But whether you are a native Indonesian or cindo woman, one thing still stands: you must always, always look flawlessly put together. It’s why my friends from middle school, Amanda and Annisa, go through such lengths to maintain a flawless feed. It’s why endorsers like Nadia and Jessica can literally make a living from curating a “self” as a brand for people to envy. In a city with 170 shopping malls, is it really surprising that the act of jaim, jaga image, painstakingly maintaining one’s image, permeates deep into Jakarta’s culture? It’s why Brigitta always checks my outfit before we leave the house – most likely a pair of my jeggings and one my nicer tops – and deem it unacceptable by Jakarta standards. Brigitta knows all too well the inevitable looks of judgment we’ll get from the women that pass us in the mall if I appear underdressed (even if they are just as ridiculously overdressed, with gaudy Chanel pendants and stiletto Louboutins on just to go shopping).

[Image description: photograph of a circle of open lipsticks arranged in a circle and pointing in toward two more lipsticks, one closed and one open.]   gags9999  / Creative Commons

[Image description: photograph of a circle of open lipsticks arranged in a circle and pointing in toward two more lipsticks, one closed and one open.]

gags9999 / Creative Commons

For Brigitta, still in high-school, had not left Jakarta like I had. She was experiencing firsthand the painstaking ways that people in this city would pick and judge every aspect of your appearance. At worst, I’ve only experienced two weeks of overbearing aunts pinching my cheeks and asking the straightforward question of “Gendutan ya Olivia?”, whether I had gained weight during my time abroad in the States. “Please pick something from Mama’s closet instead of yours,” Brigitta will instruct, like the older sister she appears to be. Even as I grumble under my breath, I still walk back into Mama’s closet obediently to change. Mama is no fashionista, and the casual section of her wardrobe feels like an updated version of mine, which is why I can still find clothes I like from her slightly more expensive skinny jeans and slightly fancier monochrome tops. Mama is also not Brigitta, not a makeup guru by any level, with how often she smudges her own eyeliner or draws it in an imperfect line. Yet somehow, even with her considerably minimalistic apparel and her mediocre makeup skills, Mama has always been beautiful.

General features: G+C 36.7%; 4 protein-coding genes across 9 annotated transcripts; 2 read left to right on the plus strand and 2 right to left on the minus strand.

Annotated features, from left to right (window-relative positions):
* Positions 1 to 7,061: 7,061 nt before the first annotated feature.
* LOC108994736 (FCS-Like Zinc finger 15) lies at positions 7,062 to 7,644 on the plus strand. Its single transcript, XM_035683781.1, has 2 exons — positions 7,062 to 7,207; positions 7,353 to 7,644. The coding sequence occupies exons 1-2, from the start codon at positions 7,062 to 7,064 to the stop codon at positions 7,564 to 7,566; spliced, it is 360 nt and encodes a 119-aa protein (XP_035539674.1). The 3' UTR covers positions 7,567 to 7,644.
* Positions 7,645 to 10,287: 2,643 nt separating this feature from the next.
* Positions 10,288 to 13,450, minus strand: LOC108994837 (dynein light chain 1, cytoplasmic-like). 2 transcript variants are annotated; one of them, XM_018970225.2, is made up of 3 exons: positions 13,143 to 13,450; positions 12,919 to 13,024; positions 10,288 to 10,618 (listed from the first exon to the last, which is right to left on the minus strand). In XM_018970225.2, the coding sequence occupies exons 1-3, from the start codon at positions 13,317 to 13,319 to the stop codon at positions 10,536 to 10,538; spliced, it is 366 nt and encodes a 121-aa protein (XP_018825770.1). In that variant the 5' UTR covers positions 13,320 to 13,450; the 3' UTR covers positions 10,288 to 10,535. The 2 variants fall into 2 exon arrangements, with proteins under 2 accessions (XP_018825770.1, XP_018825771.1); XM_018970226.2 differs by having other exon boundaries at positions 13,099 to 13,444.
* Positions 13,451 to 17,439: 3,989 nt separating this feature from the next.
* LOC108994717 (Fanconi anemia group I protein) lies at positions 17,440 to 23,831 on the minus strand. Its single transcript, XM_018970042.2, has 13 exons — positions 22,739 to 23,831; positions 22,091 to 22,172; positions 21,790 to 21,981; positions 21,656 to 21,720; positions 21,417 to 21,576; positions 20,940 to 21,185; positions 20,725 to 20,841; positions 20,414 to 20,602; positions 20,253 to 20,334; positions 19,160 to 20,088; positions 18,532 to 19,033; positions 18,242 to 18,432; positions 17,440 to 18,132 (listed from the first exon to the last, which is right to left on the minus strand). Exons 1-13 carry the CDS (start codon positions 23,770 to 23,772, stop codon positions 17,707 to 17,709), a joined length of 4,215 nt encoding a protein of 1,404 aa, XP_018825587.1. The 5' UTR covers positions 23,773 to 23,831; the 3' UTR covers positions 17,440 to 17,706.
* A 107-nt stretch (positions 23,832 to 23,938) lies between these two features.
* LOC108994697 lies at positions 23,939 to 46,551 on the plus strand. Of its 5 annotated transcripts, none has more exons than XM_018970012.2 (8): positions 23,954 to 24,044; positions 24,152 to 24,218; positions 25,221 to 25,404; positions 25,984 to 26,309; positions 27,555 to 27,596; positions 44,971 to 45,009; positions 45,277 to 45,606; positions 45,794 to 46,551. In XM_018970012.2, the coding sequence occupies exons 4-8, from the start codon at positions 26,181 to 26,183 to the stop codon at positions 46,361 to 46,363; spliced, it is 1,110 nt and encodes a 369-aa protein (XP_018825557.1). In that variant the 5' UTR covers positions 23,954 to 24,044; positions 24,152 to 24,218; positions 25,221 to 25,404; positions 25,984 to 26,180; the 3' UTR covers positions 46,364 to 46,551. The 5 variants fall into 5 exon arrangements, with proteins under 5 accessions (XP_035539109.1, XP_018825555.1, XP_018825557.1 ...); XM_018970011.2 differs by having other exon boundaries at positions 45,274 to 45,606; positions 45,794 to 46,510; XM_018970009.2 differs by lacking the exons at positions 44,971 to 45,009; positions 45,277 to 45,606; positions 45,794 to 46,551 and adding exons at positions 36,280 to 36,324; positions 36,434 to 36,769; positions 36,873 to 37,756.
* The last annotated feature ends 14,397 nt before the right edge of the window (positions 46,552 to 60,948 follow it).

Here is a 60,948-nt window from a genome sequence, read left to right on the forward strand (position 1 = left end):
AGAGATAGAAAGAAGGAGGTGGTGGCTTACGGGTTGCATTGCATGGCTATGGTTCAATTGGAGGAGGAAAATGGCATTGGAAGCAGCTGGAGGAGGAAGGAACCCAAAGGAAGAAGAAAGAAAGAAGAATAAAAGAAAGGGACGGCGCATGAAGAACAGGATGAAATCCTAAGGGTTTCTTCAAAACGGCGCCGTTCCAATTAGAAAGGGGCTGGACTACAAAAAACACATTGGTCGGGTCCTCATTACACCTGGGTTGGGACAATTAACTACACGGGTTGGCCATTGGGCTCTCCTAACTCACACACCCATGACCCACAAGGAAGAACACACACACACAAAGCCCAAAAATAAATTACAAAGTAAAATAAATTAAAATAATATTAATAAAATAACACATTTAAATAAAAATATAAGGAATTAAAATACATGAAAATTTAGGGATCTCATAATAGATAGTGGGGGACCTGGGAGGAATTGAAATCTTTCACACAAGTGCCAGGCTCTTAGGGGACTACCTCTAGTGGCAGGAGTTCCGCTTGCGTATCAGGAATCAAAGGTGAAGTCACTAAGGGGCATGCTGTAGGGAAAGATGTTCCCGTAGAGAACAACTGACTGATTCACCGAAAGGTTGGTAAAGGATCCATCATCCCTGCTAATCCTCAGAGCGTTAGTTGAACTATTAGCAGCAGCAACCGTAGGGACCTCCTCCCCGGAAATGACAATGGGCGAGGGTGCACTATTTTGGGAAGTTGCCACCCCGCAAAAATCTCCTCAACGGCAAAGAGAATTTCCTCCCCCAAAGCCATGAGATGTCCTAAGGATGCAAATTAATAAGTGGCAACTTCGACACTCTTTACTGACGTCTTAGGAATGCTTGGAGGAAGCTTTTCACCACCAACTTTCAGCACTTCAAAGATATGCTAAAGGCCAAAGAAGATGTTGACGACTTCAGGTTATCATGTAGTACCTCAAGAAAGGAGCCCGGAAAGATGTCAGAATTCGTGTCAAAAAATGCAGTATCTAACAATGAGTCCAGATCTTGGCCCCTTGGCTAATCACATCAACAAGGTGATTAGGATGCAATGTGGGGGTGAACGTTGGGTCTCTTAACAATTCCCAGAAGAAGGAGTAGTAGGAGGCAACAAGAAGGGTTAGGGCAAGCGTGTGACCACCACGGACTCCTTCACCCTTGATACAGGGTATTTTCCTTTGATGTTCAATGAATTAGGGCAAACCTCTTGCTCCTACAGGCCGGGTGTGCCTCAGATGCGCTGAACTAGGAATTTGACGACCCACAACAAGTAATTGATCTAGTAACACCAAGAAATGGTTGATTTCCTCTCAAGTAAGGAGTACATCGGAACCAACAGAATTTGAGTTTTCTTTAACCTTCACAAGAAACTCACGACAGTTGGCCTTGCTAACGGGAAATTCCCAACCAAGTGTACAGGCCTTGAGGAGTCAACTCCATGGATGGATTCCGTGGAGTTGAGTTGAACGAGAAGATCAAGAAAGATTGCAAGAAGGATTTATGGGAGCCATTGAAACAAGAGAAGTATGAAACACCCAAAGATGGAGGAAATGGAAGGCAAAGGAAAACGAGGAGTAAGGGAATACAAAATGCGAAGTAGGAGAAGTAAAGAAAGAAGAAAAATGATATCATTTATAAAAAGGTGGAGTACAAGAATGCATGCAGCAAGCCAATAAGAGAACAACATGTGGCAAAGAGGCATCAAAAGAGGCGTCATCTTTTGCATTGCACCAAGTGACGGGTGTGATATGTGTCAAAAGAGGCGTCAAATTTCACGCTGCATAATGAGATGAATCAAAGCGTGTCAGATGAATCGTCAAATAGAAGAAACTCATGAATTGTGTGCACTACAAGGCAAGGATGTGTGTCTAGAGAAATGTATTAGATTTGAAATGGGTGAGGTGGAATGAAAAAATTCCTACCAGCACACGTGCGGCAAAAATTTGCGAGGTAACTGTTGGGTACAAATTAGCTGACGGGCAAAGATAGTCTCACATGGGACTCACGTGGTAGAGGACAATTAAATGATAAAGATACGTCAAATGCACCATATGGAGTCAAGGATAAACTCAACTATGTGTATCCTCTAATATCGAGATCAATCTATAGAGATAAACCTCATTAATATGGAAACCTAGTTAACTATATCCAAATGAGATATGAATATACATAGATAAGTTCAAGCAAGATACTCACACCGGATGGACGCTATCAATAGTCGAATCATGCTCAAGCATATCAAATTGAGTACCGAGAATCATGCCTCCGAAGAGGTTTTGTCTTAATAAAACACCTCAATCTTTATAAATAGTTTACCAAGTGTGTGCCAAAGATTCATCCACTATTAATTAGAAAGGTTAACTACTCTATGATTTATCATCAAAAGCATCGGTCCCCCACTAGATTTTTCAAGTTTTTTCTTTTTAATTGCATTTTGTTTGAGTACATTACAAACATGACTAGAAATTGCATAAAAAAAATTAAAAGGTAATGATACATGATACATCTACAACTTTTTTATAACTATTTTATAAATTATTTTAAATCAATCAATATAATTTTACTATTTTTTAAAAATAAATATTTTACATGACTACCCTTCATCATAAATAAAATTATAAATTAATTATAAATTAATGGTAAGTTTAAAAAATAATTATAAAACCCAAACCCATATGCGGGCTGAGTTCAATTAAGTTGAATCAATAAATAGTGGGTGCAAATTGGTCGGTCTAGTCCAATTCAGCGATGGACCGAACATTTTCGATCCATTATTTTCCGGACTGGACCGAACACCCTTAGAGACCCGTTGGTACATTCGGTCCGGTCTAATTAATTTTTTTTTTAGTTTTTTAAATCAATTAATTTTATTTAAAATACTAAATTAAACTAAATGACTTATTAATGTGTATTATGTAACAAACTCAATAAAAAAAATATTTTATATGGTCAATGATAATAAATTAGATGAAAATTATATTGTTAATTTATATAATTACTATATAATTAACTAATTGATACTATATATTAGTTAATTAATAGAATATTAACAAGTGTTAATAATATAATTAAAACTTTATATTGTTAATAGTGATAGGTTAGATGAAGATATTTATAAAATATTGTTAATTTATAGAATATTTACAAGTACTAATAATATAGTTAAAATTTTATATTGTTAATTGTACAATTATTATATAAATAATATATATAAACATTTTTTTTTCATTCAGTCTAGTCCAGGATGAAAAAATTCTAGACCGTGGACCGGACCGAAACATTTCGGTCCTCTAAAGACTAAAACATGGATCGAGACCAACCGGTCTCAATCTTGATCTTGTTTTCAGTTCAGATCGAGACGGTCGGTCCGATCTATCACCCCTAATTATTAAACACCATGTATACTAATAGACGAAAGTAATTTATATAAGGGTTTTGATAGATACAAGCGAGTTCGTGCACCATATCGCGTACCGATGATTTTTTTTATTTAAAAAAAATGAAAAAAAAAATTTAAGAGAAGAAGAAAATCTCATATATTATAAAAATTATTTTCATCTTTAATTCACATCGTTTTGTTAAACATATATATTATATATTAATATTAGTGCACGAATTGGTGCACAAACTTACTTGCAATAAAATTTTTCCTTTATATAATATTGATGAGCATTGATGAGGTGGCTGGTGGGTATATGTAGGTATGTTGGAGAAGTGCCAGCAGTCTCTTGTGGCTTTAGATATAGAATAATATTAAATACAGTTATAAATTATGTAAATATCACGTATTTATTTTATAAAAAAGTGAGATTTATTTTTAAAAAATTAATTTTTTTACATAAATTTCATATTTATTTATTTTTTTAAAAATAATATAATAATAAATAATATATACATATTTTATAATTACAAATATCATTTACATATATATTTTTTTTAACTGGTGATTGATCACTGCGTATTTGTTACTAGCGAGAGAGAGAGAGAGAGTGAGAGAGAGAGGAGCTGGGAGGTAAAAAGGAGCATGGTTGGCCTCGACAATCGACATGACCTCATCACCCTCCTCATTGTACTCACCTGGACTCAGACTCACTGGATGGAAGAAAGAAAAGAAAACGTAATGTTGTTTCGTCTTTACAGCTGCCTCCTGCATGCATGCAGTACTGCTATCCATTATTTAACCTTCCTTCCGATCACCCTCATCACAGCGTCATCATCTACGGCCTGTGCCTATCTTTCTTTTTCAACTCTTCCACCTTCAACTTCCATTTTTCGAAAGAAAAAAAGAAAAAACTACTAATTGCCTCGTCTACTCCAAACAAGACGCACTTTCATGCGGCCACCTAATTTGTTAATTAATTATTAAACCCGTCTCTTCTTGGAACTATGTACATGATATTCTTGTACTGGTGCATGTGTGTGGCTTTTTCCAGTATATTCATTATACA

I’d like to think that it’s because Mama probably falls right in the middle on the spectrum of Indonesian beauty. Yes, Mama’s cindo, but she’s seventh-generation, with bits of Javanese and Portuguese thrown in there somewhere. With her naturally brown eyes – the kind cindos get with contact lenses – her naturally wavy brown curls – the kind cindos get by perming their hairs – and her naturally mancung, sharp nose – the kind cindos get from cosmetic surgery – she has always looked indo, which is what people would call Indonesians with Dutch blood in them. At the end of the day, the white woman’s beauty is still the most coveted of them all.

“Let’s take a selfie, Ci.”

Aduh Ma, selfie again?” I complained.

Mama was already stretching her arm out and motioning me to lean in. I had just sat down at the table where Mama was sitting, by a large window in the Magnolia Bakery. People were walking up and down Columbus, enjoying the warm spring sunshine that had finally arrived only at the beginning of May. I had just bought a lemon bar, Mama’s favorite – the perfect balance of tart and sweet, and would go well with our respective drinks of decaf coffee and earl grey tea. It would have been a perfect New York afternoon, had Mama not been frantically selfie-ing all the way through it.